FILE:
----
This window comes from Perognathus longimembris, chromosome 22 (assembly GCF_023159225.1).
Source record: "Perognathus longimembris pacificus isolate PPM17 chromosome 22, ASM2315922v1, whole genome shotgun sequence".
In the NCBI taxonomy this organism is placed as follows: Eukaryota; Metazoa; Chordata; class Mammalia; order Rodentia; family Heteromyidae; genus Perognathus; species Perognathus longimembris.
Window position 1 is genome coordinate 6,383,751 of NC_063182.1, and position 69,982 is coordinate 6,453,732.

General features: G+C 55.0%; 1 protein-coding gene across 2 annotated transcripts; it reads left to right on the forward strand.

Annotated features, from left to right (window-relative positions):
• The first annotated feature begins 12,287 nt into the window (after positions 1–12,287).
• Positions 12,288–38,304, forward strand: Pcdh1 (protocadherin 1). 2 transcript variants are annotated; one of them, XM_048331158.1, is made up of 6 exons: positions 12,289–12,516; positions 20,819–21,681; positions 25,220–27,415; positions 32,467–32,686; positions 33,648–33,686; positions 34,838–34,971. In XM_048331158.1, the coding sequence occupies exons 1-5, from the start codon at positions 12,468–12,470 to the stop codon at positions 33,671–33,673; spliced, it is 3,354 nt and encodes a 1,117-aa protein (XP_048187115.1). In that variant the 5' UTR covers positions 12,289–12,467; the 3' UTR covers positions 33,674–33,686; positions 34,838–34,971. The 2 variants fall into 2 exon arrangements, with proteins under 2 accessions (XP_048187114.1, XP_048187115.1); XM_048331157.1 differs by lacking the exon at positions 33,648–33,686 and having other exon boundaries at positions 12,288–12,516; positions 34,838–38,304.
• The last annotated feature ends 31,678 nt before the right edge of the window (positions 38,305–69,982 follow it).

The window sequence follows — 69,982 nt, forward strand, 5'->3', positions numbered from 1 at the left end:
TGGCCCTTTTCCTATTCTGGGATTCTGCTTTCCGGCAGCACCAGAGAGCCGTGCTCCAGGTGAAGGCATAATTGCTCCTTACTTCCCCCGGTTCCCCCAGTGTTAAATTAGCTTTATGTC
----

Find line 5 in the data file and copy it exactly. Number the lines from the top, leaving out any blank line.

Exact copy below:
General features: G+C 55.0%; 1 protein-coding gene across 2 annotated transcripts; it reads left to right on the forward strand.